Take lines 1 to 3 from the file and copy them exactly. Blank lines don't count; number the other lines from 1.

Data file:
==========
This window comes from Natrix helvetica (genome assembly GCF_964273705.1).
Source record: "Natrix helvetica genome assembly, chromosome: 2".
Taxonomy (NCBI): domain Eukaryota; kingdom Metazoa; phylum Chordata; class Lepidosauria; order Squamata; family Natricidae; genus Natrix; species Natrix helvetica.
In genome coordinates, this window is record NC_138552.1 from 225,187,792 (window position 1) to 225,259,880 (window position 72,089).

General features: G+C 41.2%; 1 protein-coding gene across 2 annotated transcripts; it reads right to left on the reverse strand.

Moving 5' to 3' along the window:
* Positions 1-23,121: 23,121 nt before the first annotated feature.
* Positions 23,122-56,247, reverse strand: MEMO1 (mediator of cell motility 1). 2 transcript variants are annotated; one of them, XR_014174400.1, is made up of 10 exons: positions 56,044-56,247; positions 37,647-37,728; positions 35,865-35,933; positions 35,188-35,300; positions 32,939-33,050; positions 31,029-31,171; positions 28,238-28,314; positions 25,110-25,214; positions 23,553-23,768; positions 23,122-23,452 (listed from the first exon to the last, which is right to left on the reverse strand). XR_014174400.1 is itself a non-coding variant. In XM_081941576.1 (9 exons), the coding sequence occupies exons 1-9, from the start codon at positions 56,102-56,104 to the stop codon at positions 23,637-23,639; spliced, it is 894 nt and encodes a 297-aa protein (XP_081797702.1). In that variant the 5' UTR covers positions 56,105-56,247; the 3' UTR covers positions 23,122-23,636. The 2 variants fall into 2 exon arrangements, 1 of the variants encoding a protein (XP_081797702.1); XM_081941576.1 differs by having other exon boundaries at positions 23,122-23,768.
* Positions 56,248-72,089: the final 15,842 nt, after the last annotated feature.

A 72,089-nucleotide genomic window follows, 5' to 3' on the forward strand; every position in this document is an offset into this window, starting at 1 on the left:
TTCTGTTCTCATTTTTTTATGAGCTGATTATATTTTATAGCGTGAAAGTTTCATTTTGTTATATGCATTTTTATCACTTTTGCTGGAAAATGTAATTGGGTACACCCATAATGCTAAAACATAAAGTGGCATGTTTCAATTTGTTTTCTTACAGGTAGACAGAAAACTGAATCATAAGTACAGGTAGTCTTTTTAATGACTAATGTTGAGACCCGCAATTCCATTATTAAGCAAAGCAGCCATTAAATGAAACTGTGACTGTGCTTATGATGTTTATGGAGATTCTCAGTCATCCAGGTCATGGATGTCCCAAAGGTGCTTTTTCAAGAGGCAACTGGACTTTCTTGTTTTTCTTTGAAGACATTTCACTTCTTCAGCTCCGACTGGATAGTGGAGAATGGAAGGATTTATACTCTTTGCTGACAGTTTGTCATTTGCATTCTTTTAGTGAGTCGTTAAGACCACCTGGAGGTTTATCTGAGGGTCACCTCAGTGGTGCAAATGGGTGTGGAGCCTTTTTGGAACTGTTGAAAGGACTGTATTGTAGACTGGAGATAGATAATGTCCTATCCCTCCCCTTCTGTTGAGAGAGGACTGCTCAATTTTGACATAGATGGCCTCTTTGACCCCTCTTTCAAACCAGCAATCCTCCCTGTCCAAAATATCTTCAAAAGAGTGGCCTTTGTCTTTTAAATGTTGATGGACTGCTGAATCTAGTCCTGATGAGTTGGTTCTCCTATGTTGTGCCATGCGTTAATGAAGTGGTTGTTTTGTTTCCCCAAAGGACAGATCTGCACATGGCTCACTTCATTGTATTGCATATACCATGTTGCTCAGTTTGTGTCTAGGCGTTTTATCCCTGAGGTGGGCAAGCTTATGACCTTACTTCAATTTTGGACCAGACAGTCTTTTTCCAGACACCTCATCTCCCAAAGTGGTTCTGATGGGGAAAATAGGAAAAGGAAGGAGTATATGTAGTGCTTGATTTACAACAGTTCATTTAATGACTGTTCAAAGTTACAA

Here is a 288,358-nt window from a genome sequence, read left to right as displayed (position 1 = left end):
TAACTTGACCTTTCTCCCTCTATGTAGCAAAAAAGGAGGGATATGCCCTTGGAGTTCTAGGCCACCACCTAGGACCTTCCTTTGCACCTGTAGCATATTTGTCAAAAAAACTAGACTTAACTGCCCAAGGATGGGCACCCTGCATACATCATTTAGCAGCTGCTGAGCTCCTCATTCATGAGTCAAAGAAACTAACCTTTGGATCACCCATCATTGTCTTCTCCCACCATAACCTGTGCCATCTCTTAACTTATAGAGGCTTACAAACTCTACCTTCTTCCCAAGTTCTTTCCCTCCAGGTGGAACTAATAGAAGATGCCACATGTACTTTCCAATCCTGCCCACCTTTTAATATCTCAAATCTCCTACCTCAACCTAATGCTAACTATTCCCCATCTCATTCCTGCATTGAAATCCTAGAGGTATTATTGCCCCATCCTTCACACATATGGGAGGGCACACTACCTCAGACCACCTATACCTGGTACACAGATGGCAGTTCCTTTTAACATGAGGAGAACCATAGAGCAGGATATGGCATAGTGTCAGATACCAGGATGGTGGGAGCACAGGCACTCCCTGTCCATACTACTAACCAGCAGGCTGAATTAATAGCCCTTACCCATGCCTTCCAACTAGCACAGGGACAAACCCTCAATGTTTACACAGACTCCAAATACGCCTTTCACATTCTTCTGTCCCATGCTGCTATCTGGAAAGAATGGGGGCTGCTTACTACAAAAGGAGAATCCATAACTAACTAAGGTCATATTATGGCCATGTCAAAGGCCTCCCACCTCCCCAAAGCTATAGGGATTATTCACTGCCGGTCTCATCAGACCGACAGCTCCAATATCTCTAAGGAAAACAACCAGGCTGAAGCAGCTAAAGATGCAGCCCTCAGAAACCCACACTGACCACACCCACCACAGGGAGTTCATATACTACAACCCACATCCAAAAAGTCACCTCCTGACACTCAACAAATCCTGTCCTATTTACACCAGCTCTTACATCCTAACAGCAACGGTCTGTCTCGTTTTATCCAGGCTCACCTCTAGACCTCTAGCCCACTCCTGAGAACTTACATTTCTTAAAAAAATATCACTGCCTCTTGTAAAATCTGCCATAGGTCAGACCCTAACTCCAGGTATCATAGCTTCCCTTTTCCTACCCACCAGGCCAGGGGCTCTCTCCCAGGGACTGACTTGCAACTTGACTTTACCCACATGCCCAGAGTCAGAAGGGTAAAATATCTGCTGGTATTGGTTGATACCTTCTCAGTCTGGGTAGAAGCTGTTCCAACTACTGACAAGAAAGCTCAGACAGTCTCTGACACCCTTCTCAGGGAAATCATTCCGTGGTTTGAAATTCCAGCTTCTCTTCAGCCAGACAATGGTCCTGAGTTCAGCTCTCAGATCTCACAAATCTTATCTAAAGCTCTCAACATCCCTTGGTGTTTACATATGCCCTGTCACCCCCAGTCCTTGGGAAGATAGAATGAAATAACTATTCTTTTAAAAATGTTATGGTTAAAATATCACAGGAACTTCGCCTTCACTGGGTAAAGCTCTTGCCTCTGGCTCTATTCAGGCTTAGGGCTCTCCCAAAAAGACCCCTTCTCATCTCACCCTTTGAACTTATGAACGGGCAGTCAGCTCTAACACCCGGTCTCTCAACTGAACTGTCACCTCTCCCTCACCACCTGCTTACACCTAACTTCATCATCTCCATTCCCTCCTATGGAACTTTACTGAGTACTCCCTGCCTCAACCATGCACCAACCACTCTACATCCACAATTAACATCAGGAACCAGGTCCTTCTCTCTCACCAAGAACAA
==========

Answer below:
This window comes from Natrix helvetica (genome assembly GCF_964273705.1).
Source record: "Natrix helvetica genome assembly, chromosome: 2".
Taxonomy (NCBI): domain Eukaryota; kingdom Metazoa; phylum Chordata; class Lepidosauria; order Squamata; family Natricidae; genus Natrix; species Natrix helvetica.